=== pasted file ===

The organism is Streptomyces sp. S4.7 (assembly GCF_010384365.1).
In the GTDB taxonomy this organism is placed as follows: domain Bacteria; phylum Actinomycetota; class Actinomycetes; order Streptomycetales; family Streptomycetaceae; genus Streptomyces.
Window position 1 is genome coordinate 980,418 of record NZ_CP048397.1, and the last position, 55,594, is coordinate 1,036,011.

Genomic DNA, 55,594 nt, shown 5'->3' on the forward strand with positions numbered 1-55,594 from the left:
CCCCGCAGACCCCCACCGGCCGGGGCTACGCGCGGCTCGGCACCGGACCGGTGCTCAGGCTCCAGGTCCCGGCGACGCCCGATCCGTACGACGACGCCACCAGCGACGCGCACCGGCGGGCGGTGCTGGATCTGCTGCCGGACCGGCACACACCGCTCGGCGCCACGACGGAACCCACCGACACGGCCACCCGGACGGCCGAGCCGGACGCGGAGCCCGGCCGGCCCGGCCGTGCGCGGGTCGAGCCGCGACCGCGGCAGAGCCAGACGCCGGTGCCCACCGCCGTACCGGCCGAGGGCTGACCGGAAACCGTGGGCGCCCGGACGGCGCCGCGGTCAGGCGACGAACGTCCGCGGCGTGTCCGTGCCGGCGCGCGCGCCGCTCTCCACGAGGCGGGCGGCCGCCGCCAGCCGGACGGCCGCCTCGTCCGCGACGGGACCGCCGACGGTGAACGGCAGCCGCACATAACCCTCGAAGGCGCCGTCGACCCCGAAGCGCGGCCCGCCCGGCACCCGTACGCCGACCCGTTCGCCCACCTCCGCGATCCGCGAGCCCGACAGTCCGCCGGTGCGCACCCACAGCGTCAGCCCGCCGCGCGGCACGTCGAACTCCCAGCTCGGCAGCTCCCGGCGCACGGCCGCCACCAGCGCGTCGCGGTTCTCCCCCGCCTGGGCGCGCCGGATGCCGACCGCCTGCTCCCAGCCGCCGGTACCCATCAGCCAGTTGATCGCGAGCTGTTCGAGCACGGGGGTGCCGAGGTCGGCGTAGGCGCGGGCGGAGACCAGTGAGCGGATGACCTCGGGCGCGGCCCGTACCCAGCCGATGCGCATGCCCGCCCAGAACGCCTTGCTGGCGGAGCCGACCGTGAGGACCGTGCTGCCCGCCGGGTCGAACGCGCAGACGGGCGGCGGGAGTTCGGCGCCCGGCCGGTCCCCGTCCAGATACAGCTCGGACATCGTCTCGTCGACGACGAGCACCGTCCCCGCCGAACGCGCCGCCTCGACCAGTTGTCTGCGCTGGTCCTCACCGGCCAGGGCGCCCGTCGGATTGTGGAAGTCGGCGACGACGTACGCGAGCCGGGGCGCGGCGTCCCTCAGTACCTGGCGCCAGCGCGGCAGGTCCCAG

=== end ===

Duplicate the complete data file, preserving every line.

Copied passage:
The organism is Streptomyces sp. S4.7 (assembly GCF_010384365.1).
In the GTDB taxonomy this organism is placed as follows: domain Bacteria; phylum Actinomycetota; class Actinomycetes; order Streptomycetales; family Streptomycetaceae; genus Streptomyces.
Window position 1 is genome coordinate 980,418 of record NZ_CP048397.1, and the last position, 55,594, is coordinate 1,036,011.

Genomic DNA, 55,594 nt, shown 5'->3' on the forward strand with positions numbered 1-55,594 from the left:
CCCCGCAGACCCCCACCGGCCGGGGCTACGCGCGGCTCGGCACCGGACCGGTGCTCAGGCTCCAGGTCCCGGCGACGCCCGATCCGTACGACGACGCCACCAGCGACGCGCACCGGCGGGCGGTGCTGGATCTGCTGCCGGACCGGCACACACCGCTCGGCGCCACGACGGAACCCACCGACACGGCCACCCGGACGGCCGAGCCGGACGCGGAGCCCGGCCGGCCCGGCCGTGCGCGGGTCGAGCCGCGACCGCGGCAGAGCCAGACGCCGGTGCCCACCGCCGTACCGGCCGAGGGCTGACCGGAAACCGTGGGCGCCCGGACGGCGCCGCGGTCAGGCGACGAACGTCCGCGGCGTGTCCGTGCCGGCGCGCGCGCCGCTCTCCACGAGGCGGGCGGCCGCCGCCAGCCGGACGGCCGCCTCGTCCGCGACGGGACCGCCGACGGTGAACGGCAGCCGCACATAACCCTCGAAGGCGCCGTCGACCCCGAAGCGCGGCCCGCCCGGCACCCGTACGCCGACCCGTTCGCCCACCTCCGCGATCCGCGAGCCCGACAGTCCGCCGGTGCGCACCCACAGCGTCAGCCCGCCGCGCGGCACGTCGAACTCCCAGCTCGGCAGCTCCCGGCGCACGGCCGCCACCAGCGCGTCGCGGTTCTCCCCCGCCTGGGCGCGCCGGATGCCGACCGCCTGCTCCCAGCCGCCGGTACCCATCAGCCAGTTGATCGCGAGCTGTTCGAGCACGGGGGTGCCGAGGTCGGCGTAGGCGCGGGCGGAGACCAGTGAGCGGATGACCTCGGGCGCGGCCCGTACCCAGCCGATGCGCATGCCCGCCCAGAACGCCTTGCTGGCGGAGCCGACCGTGAGGACCGTGCTGCCCGCCGGGTCGAACGCGCAGACGGGCGGCGGGAGTTCGGCGCCCGGCCGGTCCCCGTCCAGATACAGCTCGGACATCGTCTCGTCGACGACGAGCACCGTCCCCGCCGAACGCGCCGCCTCGACCAGTTGTCTGCGCTGGTCCTCACCGGCCAGGGCGCCCGTCGGATTGTGGAAGTCGGCGACGACGTACGCGAGCCGGGGCGCGGCGTCCCTCAGTACCTGGCGCCAGCGCGGCAGGTCCCAG